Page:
Bernie D. Jones, “Southern Free Women of Color in the Antebellum North: Race, Class, and a ‘New Women’s Legal History” in Akron Law Review (forthcoming)
This article explores the possibilities of a “new women’s legal history” as indicated by the intersections of race, gender and class as experienced by Southern enslaved women newly freed in the antebellum North, such as Nancy Wells of Mississippi and Amy Willis of South Carolina. Women such as these had been the enslaved partners and biological daughters of white slaveholding men in the South. They were brought north to Ohio for the purpose of being manumitted and identified as family members eligible to receive inheritances in their home states. The article considers too, the significance of John Jolliffe, a Cincinnati abolitionist lawyer, in developing legal strategies and representing the men and women. These private law cases, involving manumission, inheritance rights and family matters, further contribute to an understanding of abolitionist law practice. Cases such as these also enabled the practice that gave him notoriety: his pro bono work representing clients like Margaret Garner, who fought repatriation to slavery under the fugitive slave acts.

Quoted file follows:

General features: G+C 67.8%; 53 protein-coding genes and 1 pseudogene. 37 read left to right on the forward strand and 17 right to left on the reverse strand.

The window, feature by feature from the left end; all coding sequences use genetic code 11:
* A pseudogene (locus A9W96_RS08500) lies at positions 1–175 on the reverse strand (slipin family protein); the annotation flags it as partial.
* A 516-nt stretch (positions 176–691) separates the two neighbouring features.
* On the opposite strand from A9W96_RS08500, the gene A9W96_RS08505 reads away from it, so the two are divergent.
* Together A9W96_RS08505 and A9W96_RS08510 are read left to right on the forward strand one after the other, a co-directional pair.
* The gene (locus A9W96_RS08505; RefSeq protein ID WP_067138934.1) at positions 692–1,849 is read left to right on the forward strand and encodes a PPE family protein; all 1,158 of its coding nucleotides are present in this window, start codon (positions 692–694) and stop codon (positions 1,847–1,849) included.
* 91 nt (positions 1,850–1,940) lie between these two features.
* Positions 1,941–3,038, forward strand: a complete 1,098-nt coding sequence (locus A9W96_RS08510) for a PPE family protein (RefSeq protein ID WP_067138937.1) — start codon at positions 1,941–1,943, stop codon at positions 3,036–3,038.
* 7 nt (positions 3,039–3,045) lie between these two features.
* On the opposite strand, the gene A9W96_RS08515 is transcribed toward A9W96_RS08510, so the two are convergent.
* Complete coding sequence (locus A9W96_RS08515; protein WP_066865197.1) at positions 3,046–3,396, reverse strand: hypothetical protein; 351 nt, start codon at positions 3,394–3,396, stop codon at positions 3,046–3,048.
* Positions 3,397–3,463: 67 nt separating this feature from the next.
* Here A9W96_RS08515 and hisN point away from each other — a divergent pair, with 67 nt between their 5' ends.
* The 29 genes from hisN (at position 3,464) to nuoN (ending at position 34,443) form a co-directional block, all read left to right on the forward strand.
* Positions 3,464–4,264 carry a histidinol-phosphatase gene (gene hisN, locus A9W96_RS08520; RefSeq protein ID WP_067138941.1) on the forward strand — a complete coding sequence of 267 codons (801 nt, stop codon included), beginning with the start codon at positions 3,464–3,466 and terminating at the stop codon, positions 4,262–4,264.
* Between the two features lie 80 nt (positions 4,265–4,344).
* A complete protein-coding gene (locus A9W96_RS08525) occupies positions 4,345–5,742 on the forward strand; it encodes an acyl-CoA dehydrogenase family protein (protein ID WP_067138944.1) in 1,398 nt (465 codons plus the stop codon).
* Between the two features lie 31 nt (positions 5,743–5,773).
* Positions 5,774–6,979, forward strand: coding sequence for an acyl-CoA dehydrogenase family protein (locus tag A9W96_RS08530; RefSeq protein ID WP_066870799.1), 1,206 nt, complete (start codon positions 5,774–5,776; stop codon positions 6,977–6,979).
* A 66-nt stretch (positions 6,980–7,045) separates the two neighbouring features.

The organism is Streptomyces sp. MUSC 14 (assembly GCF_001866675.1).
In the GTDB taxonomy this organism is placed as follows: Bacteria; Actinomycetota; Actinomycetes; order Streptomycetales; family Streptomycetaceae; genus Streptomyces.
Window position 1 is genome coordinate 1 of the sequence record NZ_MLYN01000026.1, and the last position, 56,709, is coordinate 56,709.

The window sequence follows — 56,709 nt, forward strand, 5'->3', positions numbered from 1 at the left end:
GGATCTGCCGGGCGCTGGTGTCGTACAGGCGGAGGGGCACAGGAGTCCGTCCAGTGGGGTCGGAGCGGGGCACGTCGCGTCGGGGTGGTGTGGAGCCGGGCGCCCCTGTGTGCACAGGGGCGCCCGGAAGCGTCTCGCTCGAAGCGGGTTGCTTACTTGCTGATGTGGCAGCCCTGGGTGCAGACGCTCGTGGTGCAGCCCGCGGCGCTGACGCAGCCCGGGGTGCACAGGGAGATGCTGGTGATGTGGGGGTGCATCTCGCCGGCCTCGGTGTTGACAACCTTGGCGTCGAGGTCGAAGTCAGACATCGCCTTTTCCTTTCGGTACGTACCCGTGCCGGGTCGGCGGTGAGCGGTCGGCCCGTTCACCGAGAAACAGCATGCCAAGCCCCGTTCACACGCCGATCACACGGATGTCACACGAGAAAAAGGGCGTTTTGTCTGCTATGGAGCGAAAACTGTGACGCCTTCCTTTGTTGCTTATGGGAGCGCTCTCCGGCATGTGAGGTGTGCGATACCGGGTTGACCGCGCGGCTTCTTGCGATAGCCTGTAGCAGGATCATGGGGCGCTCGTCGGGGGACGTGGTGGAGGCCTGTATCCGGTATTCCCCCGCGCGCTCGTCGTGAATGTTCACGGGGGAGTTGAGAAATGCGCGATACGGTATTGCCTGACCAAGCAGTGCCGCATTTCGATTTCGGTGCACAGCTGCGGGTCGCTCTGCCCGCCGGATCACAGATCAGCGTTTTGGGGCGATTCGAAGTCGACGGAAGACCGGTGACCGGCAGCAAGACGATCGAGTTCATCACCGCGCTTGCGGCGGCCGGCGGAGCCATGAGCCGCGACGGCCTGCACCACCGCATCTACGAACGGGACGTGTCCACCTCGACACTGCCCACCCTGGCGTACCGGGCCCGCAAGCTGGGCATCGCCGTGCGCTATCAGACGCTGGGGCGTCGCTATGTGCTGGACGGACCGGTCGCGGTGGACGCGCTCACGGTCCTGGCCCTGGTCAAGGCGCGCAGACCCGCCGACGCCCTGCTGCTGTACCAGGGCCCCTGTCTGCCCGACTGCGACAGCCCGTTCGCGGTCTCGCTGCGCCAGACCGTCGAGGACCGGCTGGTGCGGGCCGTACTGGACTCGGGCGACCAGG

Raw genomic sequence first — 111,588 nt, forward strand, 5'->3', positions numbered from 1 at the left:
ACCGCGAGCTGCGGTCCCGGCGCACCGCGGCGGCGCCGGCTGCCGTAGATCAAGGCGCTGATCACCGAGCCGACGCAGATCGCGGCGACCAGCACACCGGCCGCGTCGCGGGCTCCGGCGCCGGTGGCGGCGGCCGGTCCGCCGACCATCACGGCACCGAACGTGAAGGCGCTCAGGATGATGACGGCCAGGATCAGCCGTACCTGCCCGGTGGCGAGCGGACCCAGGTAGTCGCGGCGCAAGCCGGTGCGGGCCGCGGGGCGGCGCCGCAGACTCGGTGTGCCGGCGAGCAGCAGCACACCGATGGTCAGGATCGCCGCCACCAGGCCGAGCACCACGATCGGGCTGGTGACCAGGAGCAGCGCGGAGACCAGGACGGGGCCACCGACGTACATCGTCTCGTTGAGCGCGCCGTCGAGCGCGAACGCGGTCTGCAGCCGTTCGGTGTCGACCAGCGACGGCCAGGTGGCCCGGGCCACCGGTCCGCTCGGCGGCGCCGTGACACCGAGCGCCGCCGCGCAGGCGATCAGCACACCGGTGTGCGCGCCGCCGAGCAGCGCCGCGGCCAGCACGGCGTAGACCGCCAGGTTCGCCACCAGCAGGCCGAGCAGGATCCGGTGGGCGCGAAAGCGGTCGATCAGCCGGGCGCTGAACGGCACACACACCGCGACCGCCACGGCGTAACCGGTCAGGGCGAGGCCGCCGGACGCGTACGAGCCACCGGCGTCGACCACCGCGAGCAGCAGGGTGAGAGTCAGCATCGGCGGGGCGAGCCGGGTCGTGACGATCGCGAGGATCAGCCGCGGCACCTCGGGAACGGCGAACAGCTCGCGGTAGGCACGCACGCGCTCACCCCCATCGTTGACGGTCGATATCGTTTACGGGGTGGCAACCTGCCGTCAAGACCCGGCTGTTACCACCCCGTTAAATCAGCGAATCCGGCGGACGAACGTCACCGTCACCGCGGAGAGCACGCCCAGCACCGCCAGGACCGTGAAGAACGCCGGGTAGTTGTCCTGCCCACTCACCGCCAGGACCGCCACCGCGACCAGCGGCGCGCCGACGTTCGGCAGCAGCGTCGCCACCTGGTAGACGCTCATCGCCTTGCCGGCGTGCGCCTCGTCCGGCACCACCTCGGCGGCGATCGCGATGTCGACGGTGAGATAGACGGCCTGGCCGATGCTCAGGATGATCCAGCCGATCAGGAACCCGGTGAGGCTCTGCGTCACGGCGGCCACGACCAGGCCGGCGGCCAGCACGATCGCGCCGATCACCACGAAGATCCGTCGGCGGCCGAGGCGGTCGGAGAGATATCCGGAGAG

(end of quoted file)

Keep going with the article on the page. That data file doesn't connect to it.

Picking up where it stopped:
The first section contextualizes the development of theoretical perspectives on race, gender and class in American legal history. The second explains the social and legal status of African-American women in the antebellum United States, enslaved and free. It demonstrates the significance of legal institutions in northern states like Ohio that affected the fortunes of newly freed women of color and influenced their abilities to gain inheritances in their homes states in the South. John Jolliffe is discussed in section three, and the article concludes in section four with a discussion of the relationship between the different types of cases Jolliffe handled: the manumission and inheritance cases discussed in the previous sections and the fugitive slave cases as demonstrated in the case of Margaret Garner.